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  October 29, 2001

Pilot Program Uses Electronic
Ordering for Prescriptions

When the Institute of Medicine released its 1999 report "To Err is Human," stating that errors cause between 44,000 and 98,000 deaths every year in American hospitals, the medical establishment was shaken.

Anguished discussion ensued about what to do. Everyone agreed something had to be done.

The Health Center responded by embarking on an initiative that uses computer technology to address the concerns of the report. The Electronic Order Entry Pilot program was launched in September.

"Tens of thousands of medication errors occur each year in the U.S. And it's been estimated that 50 percent of them can be reduced by enforcing computer rigor on how a drug is ordered," says Richard Simon, a professor of surgery and co-chair of the committee overseeing the program. "We can't leave patients at risk while we can take a few simple steps to eliminate these errors in the meantime."

In providing medication for a patient, three main opportunities for mis-medication may occur: while prescribing, the physician could write the wrong dose or the wrong medication; a mistake could take place in transcribing the order; and mistakes may be made when the medication is administered to the patient.

A computer can be programmed to make sure none of these situations occur - "electronic reconciliation," Dr. Simon calls it. "At the point of administration of a drug, electronic reconciliation will ascertain that the drug is appropriate," he says.

How it works is that each medical order has a computer label, such as a barcode. So does the patient. So does the person administerin g the medication. If the information entered on the order doesn't square with the patient, the medication, the dose, or the person administering it, the computer calls the error to everyone's attention.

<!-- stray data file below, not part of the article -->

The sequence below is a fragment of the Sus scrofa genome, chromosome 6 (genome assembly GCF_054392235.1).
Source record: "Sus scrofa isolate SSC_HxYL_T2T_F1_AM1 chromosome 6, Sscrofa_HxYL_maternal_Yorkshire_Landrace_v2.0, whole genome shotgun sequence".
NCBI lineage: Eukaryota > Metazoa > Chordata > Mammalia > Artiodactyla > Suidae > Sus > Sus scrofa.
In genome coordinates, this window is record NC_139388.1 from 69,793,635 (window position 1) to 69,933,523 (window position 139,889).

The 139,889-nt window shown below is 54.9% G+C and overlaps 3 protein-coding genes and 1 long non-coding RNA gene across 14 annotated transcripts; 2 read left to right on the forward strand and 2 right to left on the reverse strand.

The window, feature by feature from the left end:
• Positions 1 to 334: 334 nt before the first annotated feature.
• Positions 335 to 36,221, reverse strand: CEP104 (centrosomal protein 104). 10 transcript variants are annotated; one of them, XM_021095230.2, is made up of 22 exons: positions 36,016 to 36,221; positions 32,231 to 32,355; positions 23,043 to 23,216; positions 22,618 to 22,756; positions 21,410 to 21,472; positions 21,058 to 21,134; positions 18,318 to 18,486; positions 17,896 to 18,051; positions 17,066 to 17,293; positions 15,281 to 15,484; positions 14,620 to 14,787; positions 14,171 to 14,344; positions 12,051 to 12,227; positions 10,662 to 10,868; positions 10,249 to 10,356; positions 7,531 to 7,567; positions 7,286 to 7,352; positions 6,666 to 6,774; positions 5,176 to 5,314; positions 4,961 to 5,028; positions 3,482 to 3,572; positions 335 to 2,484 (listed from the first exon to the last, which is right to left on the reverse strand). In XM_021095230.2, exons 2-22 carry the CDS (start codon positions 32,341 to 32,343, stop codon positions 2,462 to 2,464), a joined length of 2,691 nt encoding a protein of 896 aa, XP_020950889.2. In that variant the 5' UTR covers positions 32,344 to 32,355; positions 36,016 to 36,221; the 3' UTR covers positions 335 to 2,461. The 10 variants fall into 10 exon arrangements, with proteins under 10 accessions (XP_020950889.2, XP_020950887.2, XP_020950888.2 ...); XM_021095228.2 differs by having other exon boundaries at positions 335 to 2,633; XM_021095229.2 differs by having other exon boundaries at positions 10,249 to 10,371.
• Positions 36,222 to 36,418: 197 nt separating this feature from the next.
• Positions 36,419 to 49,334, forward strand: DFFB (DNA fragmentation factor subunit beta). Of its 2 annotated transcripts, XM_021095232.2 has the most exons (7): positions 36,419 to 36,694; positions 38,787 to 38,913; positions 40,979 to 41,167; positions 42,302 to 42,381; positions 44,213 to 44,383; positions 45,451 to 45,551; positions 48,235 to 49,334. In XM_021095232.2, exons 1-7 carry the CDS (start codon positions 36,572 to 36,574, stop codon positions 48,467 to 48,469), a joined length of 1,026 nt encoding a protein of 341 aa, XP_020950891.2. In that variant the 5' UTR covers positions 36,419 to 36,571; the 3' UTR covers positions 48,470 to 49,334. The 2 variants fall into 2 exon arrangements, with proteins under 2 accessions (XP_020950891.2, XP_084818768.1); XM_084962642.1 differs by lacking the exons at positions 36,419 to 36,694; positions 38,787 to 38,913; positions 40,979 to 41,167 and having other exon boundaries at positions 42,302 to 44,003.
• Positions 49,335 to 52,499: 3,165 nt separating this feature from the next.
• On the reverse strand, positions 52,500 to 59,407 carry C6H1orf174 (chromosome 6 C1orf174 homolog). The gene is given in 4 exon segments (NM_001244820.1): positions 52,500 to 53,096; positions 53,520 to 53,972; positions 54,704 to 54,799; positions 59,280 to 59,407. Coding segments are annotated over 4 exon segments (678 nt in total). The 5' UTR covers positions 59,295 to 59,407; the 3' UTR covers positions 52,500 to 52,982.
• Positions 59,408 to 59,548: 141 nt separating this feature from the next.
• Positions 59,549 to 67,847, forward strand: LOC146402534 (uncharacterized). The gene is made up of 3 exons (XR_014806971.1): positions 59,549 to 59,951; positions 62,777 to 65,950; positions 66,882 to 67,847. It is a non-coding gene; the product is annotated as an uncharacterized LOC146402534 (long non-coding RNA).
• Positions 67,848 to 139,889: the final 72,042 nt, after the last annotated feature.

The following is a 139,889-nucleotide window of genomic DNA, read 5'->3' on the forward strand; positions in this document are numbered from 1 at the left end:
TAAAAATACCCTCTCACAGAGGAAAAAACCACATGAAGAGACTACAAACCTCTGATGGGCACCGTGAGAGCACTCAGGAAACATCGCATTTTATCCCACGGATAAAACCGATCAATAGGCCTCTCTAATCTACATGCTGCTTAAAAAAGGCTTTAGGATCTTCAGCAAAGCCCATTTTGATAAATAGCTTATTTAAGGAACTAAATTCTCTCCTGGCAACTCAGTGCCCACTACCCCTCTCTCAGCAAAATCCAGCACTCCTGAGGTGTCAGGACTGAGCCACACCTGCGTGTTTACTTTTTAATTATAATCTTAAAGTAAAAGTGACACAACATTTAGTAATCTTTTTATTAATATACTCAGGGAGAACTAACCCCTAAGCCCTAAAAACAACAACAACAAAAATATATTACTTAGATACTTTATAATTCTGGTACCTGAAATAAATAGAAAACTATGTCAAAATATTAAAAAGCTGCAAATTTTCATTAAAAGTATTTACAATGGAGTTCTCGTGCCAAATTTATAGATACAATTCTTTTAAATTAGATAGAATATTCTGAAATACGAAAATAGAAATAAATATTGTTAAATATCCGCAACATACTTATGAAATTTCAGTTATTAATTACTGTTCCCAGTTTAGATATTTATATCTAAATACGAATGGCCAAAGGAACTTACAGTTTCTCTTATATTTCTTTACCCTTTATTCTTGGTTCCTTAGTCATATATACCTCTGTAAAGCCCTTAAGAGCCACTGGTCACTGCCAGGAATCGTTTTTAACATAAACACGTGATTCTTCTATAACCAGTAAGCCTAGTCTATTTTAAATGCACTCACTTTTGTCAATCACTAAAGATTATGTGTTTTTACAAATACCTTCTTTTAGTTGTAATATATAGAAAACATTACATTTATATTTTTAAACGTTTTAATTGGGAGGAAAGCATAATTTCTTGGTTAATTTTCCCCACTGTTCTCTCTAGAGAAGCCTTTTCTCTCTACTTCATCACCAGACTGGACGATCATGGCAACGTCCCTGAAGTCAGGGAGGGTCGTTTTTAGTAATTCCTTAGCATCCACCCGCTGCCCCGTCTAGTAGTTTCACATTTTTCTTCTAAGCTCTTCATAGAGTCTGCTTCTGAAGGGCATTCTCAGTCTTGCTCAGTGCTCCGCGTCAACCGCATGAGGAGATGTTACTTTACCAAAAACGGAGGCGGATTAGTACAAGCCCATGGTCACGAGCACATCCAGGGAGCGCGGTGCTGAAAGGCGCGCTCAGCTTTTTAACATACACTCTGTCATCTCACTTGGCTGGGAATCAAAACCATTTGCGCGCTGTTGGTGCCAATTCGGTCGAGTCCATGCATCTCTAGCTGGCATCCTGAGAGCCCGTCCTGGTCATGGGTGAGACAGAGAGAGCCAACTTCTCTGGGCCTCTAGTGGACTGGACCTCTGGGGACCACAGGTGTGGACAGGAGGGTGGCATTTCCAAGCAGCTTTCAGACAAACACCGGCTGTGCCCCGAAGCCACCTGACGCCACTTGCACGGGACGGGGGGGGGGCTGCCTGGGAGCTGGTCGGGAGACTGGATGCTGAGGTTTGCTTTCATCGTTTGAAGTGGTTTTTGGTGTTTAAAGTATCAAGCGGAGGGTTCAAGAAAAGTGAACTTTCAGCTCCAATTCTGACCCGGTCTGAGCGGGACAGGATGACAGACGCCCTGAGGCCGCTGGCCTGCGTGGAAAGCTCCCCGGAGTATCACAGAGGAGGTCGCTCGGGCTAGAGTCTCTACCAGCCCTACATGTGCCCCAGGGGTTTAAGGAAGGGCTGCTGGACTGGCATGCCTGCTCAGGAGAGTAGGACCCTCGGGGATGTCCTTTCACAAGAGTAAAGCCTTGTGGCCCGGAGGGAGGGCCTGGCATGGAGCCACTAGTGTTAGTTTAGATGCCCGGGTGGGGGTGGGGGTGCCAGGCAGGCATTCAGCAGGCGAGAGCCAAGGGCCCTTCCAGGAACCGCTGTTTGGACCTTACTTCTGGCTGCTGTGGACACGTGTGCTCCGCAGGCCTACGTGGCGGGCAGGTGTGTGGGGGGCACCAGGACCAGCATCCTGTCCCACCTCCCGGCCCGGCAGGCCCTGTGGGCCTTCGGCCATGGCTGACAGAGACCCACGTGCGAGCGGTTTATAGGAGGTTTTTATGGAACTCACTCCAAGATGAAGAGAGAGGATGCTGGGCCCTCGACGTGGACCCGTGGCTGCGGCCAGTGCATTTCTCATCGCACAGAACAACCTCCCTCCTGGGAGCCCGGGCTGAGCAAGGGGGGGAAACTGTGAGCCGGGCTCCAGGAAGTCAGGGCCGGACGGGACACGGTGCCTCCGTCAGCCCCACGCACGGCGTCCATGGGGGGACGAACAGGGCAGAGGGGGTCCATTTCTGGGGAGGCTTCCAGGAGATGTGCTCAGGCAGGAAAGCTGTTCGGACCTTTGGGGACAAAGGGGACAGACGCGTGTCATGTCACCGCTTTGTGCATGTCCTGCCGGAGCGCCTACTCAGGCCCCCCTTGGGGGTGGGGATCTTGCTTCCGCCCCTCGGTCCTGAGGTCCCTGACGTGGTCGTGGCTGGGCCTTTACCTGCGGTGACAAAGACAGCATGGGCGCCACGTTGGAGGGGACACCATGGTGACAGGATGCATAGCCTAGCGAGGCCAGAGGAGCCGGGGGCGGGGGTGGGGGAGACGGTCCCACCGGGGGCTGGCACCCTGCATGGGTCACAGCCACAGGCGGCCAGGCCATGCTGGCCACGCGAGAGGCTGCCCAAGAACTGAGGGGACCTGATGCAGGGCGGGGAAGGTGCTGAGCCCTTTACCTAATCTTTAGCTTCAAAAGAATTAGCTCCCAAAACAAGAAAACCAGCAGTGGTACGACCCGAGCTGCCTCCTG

The culture change involved is the precision and time necessary to enter all the information on the order.

"Doctors do not easily conform to the rigors of computer entry," says Simon. "If they can't log on and write as fast as they can by hand, their acceptance of the program is going to be compromised. It is absolutely vital that the computer entry is friendly to the doctor or the person doing the ordering," he says.

"We've had some resistance on the part of the doctors," says Lynn Anderson, assistant nurse manager of the Post-Anesthesia Care Unit, one of the two units to which the system has been introduced. "We need to change doctors' perception of the system as an additional burden, to seeing it as an advance in patient safety."

In addition to patient safety, a computerized ordering procedure has powerful financial ramifications.

Hospitals constantly lament the size and amount of their reimbursements from insurance coverage and the government. Part of the reason the reimbursements do not reflect the services provided is that frequently the documentation or the request is either vague or incomplete.

Busy doctors and nurses may not take the time to fill out a record in detail, and the intention to catch up on paperwork later may never be realized because the work doesn't stop. Yet inadequate documentation jeopardizes payment.

Computer tracking can provide a precise record of what service was provided - an X-ray or a blood test, for example - or what medication was administered and when.

In addition to the Post-Anesthesia Care Unit, the program has been rolled out on the Dempsey Hospital's seventh, post-operative, floor. MedSurg5, and Fourth Floor, Medicine, are scheduled to begin using it next.

Information technology plays a key role in the initiative. "The use of information technology in the clinical environment is a relatively new endeavor for the clinician, and may take some getting used to," says Linda Shanley, director of Clinical Enterprise Systems and committee co-chair.

"But putting information at the fingertips of the doctors at the point they're making decisions is an efficient use of technology and is going to be more widespread in the future."

Physician order systems are available commercially, but the system currently being installed was developed by and for the Health Center.

"When the time comes to get a commercial system," says Simon, "we'll be fully experienced and comfortable with it. It will be a struggle already won."

Pat Keefe

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